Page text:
For the remainder of the presentation two directors of an anthology film Savini was pimping took the stage: Jeremy Katsen and Buddy Giovinazzo. As a huge fan of the flick COMBAT SHOCK and book LIFE IS HOT IN CRACKTOWN, I was particularly excited to see Mr. Giovinazzo. The latter, speaking in a New York accent so thick I initially thought it was fake, admitted he was excited to be part of the current project because he was told the film “couldn’t be stronger than an NC-17,” an encouraging sign considering Giovinazzo has struggled with censorship throughout his career. Unfortunately he didn’t get a chance to say much else, as the motor-mouthed Katsen hijacked most of the rest of the presentation.

     Next was A NIGHTMARE ON ELM STREET’S Heather Langenkamp, promoting her new documentary I AM NANCY. She showed extensive clips from the film, which evidently profiles NIGHTMARE’S effect on Heather’s life. Doesn’t sound too interesting to me (there are already several books and movies about NIGHTMARE’S impact), but Heather promised that I AM NANCY contains “an important message for the screwed-up times we live in today.”

     Heather Langenkamp remained onstage for the following panel, a NIGHTMARE ON ELM STREET movies reunion featuring cast members from various NIGHTMARE sequels. I’ve seen most of those films and didn’t recognize any of the people on the panel, the most entertaining of whom was a rotund black guy who appeared in a couple of the NIGHTMARE flicks, and was apparently “the first African-American to survive a horror film.”

     Nope, nothing too inspiring came out of the above panels, but there WAS a presentation toward the end of the day that nearly repaid all the boredom I’d suffered leading up to it: the first ever convention appearance by Asia Argento!
     Truthfully, I wasn’t sure what to expect from Asia. I’ve always found her acting hit and miss, making little impression in the likes of xXx or her father Dario’s films (in which she’s nearly always miscast), yet in BOARDING GATE and THE LAST MISTRESS she’s the epitome of cool--and that’s how I’d sum up her appearance here.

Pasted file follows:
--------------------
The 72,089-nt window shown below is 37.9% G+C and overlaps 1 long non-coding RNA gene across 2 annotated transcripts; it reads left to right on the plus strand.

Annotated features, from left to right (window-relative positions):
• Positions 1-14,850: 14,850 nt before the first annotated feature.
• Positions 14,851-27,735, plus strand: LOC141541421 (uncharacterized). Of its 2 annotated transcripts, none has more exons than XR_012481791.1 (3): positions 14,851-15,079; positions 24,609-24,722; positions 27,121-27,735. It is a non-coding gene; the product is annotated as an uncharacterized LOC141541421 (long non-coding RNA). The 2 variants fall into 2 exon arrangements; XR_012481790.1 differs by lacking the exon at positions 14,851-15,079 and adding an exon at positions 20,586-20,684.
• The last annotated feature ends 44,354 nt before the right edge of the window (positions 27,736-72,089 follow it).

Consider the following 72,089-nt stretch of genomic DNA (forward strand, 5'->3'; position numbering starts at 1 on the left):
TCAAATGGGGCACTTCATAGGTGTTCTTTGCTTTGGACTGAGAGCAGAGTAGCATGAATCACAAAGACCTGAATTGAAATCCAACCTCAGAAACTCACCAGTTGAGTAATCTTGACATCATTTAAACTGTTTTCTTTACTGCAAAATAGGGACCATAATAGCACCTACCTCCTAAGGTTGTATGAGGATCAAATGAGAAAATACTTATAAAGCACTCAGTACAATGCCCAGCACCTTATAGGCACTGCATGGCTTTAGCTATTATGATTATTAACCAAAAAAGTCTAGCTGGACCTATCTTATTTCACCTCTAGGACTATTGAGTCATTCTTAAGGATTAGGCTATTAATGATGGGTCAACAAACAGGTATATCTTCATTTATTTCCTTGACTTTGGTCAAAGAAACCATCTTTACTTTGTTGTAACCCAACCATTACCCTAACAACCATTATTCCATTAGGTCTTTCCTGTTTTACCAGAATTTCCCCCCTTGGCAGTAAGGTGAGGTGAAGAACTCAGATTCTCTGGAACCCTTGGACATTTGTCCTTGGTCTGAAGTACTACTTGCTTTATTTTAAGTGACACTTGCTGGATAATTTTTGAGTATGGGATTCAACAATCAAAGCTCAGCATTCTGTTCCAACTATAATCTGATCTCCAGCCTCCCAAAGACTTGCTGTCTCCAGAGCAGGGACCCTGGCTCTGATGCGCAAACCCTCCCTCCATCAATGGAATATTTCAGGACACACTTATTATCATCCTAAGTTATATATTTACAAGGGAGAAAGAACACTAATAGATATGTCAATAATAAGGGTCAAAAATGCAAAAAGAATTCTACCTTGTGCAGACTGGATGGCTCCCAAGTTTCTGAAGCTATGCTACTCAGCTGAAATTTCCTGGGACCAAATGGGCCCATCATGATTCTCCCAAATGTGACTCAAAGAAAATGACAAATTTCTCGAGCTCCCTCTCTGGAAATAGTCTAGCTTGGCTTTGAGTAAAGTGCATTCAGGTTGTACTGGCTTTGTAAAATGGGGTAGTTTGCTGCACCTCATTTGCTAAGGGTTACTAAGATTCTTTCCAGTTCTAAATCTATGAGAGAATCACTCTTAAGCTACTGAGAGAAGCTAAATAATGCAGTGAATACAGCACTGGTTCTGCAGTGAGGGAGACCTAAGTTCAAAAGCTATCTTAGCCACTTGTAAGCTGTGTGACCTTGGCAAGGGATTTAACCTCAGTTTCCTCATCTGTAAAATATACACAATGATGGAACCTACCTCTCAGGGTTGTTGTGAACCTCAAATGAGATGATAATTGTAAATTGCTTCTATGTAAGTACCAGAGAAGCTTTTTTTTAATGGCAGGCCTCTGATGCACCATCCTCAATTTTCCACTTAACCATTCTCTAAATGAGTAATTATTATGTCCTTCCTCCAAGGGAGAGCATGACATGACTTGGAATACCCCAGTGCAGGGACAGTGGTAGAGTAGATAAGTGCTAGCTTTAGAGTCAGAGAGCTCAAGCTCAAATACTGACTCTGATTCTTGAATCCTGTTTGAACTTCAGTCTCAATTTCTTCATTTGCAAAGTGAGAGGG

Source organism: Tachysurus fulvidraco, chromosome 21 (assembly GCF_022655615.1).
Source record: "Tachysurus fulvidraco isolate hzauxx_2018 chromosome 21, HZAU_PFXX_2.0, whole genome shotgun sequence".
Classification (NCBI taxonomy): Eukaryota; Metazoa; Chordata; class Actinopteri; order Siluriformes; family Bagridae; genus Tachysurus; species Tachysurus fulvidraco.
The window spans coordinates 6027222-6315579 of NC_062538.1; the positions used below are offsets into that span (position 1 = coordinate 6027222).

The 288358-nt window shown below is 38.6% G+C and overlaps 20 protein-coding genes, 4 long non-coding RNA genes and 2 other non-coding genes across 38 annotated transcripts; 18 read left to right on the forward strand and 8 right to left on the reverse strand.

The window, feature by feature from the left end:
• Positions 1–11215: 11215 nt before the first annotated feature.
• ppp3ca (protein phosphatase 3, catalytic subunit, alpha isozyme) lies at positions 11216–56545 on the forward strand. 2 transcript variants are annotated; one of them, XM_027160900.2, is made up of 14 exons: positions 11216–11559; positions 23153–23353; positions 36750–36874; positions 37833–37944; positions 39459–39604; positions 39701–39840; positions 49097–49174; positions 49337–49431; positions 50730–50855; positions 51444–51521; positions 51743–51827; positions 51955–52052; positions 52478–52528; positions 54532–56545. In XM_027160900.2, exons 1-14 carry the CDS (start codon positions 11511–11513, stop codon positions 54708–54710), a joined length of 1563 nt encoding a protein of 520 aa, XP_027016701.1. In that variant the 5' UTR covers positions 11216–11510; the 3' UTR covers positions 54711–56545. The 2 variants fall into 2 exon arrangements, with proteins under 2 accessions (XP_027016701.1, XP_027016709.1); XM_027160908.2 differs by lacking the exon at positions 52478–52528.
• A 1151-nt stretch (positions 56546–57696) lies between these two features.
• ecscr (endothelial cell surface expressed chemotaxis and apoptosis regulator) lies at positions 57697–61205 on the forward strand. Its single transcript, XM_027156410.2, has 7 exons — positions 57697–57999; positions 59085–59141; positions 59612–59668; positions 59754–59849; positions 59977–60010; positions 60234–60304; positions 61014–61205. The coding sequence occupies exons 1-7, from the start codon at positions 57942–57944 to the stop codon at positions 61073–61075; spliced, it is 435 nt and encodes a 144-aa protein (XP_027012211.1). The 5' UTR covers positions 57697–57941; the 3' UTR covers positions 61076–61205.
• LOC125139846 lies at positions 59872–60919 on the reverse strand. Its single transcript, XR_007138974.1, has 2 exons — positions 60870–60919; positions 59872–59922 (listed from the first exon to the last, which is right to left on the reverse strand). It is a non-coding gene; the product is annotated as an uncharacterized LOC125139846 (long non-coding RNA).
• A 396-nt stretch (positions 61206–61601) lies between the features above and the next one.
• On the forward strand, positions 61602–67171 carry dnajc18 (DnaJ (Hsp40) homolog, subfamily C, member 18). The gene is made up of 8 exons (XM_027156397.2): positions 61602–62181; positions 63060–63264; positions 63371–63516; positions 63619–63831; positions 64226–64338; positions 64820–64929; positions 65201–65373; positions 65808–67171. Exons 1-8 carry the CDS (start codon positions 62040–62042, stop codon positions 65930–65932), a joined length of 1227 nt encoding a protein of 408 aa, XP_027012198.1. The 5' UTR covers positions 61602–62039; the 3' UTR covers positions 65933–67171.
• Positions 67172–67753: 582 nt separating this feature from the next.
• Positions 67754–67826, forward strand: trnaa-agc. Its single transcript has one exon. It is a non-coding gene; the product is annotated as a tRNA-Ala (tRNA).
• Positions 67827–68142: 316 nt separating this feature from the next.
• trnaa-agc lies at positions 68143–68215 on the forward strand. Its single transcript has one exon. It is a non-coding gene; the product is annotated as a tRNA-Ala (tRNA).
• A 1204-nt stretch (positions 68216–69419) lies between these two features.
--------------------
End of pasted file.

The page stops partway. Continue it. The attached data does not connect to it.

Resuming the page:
Fetchingly garbed in a mini-dress and clearly blitzed out of her skull on God only knows what, Asia was the closest thing to a rock star I’ve seen at any Weekend of Horrors (not counting the numerous appearances by Rob Zombie). Her heavily accented speech was halting and shaky (it sounded like she was going to burst into tears at any moment), her demeanor fragile yet quite blunt (she’d frequently signal boredom and/or dissatisfaction by tapping her microphone against the side of her chair, resulting in loud thumping from the speakers).
     Asked if it was difficult growing up in a showbiz family, Asia’s breezy response was “Are you kidding? It was great!” Other subjects she covered included Marilyn Manson (“He has incredible aesthetics and is a very smart guy”), Abel Ferrara (who got Asia into trouble because he had her kiss a dog during a striptease in GO GO TALES), her role in Sophia Coppola’s MARIE ANTOINETTE (“A lot of champagne, everyone was drunk…I don’t remember much of it”), the fact that she appeared in seven movies last year but “not all of them are very exciting,” her understandable discomfort with doing nude scenes in films directed by her father (who himself has no problem with it), and the fact that the latter didn’t speak to her for two years after she turned down a role in THE CARD PLAYER.

     Following was yet another reunion, for which Asia remained onstage. It was for THE STENDHAL SYNDROME, and included FX man Sergio Stivaletti and second unit director Luigi Cozzi, neither of whom spoke much English. Most of the audience members’ questions went to Asia, who called STENDHAL her own favorite of the films she made with her father (because it’s “so fucked up”) and complained of how her voice was dubbed for the film’s U.S. release even though she spoke English. Asia also revealed that it was the first Italian feature to use CGI, and that her father claims to have had the actual Stendhal Syndrome as a young man.

     The final presentation was by doll maker Christy Kane, who screened a visually impressive, highly Tim Burton-esque black-and-white short called CALLALILLY starring one of her creations and helmed by KILLER KLOWNS FROM OUTER SPACE director Stephen Chiodo. As for Christy herself, she was lively and cute, and gave out free DVDs of the aforementioned short. Too bad she was stuck with the unenviable task of following up Asia Argento (a tough act for anyone), and a largely deserted auditorium.

     And with that the weekend was over. The next one of these, FYI, is set to occur in 2012. Maybe I’ll be there--but that’s a big maybe!

                    

--5/19/11